OSHKOSH - Health officials in Oshkosh have declared a water quality advisory on Lake Winnebago because of blue-green algae.
It's a warning that may last all summer long.
It's in the backwater channels. It's in the area bays too. Blue-green algae has bloomed on the western shore of Lake Winnebago.
Fisherman Ron Vander Zanden has seen it before.
"There's a lot of green, but then it turns blue. It's real thick. If you go through it, you'll see a path going through it," said Ron Vander Zanden, Menasha.
Department of Natural Resources water experts say blue-green algae is a dangerous bacteria "that can produce toxins, and those toxins can cause symptoms," DNR water resources supervisor Rob McLennan said.
"Itchy eyes, or rashes, sometimes respiratory issues. And if ingested by humans or pets, in sufficient quantities, it can make you very ill, or even kill pets."
McLennan says algae blooms may be worse this year.
"From the frequent storms, we get runoff from city streets coming through the storm sewer, ditches. And streams draining agriculture land all add nutrients into the water and they grow algae, and blue-green algae," said McLennan.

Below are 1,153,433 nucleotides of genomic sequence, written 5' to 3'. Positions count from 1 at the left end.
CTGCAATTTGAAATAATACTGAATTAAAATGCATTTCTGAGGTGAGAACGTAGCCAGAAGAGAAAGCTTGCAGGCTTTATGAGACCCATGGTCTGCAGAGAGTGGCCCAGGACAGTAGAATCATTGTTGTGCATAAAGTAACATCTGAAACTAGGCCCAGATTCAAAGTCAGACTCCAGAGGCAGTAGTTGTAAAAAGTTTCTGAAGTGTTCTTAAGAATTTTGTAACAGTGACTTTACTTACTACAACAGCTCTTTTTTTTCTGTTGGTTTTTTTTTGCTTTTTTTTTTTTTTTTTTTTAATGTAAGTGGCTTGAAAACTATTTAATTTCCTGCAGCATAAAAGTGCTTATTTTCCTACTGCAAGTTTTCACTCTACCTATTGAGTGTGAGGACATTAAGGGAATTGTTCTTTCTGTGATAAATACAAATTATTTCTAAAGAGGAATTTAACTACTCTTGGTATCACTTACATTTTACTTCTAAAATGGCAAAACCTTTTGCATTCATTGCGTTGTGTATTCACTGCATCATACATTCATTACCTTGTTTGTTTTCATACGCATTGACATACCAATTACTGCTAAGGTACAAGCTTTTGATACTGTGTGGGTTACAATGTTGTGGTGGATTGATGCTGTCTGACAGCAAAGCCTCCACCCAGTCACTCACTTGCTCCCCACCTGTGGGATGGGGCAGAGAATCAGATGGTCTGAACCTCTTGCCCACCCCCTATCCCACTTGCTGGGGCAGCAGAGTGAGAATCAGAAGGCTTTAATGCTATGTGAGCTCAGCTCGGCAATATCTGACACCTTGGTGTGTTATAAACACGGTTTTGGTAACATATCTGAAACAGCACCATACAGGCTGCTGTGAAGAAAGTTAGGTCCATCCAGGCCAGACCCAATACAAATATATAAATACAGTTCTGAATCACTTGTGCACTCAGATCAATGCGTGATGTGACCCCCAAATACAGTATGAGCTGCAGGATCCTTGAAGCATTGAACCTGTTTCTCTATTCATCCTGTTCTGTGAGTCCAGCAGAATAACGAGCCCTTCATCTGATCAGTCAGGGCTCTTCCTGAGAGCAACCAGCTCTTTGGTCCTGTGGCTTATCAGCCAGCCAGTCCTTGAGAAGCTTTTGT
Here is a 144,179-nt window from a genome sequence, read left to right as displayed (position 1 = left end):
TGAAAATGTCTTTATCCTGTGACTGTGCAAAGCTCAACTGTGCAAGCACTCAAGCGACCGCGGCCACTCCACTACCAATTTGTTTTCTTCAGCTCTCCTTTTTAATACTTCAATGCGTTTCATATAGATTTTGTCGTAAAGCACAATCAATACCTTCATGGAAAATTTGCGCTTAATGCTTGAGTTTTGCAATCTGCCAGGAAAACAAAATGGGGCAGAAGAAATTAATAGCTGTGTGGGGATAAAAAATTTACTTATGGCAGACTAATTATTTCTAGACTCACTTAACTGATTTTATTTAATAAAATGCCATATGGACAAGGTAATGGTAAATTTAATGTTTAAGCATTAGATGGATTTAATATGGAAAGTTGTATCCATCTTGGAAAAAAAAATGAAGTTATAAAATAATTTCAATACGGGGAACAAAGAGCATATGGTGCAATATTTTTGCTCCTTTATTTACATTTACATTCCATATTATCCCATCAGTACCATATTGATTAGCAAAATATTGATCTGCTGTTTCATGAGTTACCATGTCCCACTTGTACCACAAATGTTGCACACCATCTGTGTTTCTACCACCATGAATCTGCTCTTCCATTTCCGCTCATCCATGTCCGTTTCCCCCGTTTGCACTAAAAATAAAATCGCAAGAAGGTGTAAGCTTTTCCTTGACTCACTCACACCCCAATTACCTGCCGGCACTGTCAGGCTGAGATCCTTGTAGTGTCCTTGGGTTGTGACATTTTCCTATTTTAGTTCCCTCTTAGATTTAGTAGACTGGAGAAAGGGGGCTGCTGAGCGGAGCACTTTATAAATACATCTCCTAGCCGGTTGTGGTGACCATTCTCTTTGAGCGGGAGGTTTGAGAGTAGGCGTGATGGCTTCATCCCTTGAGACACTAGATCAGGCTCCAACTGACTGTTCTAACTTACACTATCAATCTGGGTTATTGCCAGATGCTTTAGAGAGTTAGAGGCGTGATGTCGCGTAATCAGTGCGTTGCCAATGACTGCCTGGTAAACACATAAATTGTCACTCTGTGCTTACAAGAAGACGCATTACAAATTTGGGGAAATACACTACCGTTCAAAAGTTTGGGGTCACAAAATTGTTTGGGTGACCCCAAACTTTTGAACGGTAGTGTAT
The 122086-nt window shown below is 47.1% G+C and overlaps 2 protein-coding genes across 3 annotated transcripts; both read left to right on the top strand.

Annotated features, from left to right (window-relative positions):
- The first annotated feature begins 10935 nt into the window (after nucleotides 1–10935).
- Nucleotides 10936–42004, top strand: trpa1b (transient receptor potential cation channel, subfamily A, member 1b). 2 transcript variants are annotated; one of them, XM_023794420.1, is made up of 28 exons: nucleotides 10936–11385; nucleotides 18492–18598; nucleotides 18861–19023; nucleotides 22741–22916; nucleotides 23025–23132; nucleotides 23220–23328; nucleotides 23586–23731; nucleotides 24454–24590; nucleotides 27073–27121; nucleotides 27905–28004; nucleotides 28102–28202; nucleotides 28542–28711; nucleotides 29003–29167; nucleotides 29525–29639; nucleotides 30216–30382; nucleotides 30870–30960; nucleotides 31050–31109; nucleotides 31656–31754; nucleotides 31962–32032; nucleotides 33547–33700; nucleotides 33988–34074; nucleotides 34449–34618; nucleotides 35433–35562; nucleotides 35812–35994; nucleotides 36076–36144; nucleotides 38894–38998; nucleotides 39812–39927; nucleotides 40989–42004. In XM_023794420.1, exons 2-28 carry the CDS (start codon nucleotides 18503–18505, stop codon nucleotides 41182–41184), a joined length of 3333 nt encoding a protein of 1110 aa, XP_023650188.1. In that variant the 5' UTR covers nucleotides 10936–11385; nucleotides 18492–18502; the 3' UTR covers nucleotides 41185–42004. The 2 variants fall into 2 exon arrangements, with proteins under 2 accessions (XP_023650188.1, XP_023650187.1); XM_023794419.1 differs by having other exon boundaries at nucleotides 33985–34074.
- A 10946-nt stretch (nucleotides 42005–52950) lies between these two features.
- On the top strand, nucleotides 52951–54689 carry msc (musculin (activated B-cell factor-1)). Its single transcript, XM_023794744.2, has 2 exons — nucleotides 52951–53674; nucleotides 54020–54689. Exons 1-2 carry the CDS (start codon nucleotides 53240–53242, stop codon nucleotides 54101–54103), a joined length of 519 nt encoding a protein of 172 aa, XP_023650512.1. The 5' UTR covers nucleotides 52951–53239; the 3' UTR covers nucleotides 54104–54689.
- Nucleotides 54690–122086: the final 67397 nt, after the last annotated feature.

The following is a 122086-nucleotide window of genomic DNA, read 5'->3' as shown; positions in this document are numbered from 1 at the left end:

Signs are posted at Oshkosh boat landings. People are asked to avoid water skiing, wake boarding, and tubing near the algae.
McLennan says algae may be in one spot one day, and gone the next. He says high winds can blow the blooms right across the lake.
Across the lake, High Cliff State Park officials reported no extra algae Tuesday.
In the meantime, fishermen say they will endure.
"I don't like it, nobody else does," said Vander Zanden.
And warning signs will stay up at area boat landings.
"They should be advised to be cautious of blue-green algae throughout the summer months, not just when they hear something from the health department," said McLennan.
Lake Winnebago is not alone with this problem.
Other lakes like the Petenwell Flowage in central Wisconsin and Tainter Lake in the western part of the state also suffer from blue-green algae.